I can hear you all saying "whats the the big deal?". So my further condition was that I wanted not to call on the expertise of a Web developer and I did not wish to read any book to get this task done.
My approach was to find some "free" templates, do some simple editing and I would be there?
The first part of the plan was 50% successful. After some searching it is easy to find many free templates. The issue I struggled with was that these were "ok", not fantastic, and there are legal conditions which means that you need to mention the template company name on the site. IMHO the value of using the templates does not out weigh having to mention the template company? Not deterred, I looked at some of the commercial templates (theoretically purchase going on here). I found much better templates giving more functionality and no legal constraints.
My next task I thought would be easy - add content and make some small edits to the html/css. I should mention that I really wanted to avoid anything that looked like code. This is the 21st century - why should I need to go deep into the css or html. For example, creating a blog is simply a matter of making some wizard driven choices. After some searching I found 2 tools that look really interesting:
- Arachnophilia This is "freeware" which is a powerful programming editor with some special HTML production and editing features. With it, you can:
- Create HTML pages using a suite of powerful tools.
- Upload your Web site to your Internet service provider using Arachnophilia's built-in FTP service.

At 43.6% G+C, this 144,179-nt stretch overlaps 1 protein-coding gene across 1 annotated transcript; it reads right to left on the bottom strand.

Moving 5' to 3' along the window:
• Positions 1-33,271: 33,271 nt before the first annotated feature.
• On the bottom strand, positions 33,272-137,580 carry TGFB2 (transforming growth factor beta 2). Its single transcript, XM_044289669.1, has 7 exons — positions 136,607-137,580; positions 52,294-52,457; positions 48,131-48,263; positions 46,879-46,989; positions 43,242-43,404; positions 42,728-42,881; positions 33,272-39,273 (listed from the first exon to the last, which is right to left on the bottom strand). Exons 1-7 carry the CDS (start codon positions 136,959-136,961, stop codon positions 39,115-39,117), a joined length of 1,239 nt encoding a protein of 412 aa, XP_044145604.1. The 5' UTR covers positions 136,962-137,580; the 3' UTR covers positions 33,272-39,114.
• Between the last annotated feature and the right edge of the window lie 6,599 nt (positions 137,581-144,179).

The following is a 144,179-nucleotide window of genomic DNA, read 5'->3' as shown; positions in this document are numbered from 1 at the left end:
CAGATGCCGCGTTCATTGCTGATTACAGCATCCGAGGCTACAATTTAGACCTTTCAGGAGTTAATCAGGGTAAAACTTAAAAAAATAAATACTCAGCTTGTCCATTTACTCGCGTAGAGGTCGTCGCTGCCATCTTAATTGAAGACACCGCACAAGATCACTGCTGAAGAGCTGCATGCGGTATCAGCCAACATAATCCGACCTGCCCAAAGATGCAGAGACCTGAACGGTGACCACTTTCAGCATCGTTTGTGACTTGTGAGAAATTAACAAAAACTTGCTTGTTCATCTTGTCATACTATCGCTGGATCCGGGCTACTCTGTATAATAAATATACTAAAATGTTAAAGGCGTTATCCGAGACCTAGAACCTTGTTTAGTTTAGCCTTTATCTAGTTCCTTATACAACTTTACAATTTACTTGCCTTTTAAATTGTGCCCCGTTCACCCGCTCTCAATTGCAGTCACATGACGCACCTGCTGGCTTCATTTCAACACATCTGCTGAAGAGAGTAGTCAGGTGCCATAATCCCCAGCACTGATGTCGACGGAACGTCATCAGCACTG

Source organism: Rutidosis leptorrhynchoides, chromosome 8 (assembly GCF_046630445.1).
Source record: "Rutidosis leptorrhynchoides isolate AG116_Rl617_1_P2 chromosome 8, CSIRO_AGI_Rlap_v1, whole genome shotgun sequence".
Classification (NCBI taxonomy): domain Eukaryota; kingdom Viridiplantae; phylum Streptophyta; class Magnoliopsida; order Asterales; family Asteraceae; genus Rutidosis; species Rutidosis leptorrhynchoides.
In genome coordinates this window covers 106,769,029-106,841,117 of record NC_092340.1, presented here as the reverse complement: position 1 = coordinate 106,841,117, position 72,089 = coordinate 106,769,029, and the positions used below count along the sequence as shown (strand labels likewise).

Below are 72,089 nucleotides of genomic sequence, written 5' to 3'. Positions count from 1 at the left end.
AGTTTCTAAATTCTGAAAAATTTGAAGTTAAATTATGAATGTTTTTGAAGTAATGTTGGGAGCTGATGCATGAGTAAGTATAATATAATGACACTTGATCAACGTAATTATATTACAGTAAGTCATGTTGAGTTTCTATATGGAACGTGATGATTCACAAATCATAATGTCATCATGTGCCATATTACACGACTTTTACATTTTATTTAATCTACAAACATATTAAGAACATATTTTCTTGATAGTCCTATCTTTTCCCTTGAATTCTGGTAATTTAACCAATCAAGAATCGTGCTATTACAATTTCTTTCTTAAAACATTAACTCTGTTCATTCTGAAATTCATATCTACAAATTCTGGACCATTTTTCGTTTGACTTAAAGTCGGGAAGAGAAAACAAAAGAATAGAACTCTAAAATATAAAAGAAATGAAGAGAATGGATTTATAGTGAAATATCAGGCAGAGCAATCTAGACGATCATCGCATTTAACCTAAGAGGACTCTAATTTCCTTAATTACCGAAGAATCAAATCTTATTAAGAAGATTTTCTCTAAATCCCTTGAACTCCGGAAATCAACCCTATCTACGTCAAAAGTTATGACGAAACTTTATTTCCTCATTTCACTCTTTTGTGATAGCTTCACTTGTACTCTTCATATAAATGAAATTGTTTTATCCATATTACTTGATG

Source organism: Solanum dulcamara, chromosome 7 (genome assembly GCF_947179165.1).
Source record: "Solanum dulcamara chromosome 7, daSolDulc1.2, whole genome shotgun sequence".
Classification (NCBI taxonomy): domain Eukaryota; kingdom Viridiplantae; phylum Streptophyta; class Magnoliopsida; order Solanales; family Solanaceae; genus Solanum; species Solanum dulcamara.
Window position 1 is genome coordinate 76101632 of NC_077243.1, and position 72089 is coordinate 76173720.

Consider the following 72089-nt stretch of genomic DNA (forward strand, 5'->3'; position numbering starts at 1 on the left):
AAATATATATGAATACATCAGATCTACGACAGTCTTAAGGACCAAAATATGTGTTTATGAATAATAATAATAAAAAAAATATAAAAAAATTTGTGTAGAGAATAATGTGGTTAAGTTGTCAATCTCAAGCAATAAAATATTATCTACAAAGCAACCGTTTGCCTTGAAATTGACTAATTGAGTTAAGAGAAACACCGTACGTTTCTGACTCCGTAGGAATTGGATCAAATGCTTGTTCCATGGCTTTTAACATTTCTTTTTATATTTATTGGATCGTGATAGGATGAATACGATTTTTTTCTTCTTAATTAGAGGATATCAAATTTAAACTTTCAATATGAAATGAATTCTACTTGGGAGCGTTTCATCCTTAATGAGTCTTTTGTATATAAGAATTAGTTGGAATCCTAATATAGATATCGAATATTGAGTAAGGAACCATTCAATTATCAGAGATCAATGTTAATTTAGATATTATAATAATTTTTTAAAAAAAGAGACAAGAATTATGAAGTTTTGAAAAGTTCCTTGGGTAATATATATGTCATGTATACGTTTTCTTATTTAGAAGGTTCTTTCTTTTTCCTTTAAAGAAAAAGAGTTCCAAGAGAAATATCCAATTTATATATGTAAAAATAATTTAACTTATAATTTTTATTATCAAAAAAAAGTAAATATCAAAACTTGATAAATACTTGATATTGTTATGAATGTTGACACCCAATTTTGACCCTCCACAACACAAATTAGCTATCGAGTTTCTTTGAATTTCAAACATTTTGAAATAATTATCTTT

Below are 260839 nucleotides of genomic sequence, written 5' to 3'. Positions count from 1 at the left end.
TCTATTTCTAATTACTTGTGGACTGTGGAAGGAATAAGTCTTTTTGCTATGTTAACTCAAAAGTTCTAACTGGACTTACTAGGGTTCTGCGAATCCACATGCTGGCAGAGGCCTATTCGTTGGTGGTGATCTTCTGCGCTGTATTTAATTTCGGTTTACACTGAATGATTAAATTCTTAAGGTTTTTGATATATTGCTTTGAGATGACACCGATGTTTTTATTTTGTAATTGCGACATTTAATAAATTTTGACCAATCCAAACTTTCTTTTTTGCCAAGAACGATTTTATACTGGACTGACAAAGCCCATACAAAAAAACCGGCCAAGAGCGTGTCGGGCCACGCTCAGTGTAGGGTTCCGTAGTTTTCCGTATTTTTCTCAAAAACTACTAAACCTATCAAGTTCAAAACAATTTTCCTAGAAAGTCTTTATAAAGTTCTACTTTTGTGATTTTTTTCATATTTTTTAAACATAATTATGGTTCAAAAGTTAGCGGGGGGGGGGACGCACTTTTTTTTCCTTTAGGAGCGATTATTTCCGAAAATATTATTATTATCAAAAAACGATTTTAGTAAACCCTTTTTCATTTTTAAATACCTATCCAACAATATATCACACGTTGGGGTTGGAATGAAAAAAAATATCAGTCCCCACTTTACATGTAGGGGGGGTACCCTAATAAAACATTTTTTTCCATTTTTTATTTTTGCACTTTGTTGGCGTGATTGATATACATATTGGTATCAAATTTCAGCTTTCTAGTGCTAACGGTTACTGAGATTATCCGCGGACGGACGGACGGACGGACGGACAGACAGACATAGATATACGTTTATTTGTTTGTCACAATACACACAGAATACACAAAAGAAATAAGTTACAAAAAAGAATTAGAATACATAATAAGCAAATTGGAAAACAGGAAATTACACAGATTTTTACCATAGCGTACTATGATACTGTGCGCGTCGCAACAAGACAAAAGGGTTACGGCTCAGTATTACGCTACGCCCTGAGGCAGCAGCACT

- Fully customize Arachnophilia's menus, toolbars and keyboard commands. Arachnophilia lets you create or remove any commands, toolbars, or menus you want to.
- Beautify, and analyze the structure of, your Web pages, so they will be more likely to be error-free and work correctly with more browsers.
- Create working environments for many kinds of programming tasks using Arachnophilia's fully customizable menus and toolbars.
- Nvu A complete Web Authoring System for Linux desktop users as well as Microsoft Windows and Macintosh users to rival programs like FrontPage and Dreamweaver. Nvu (which stands for "new view") makes managing a web site a snap. Now anyone can create web pages and manage a website with no technical expertise or knowledge of HTML.
My final comment to answer "Why not use a WCM product?". The answer is that the purpose is to create a short term mini website that will perhaps have WCM added later or even be thrown away. WCM would have increased the development time and not added value in this instance.
Thanks for reading - any comments or advice will be gratefully received.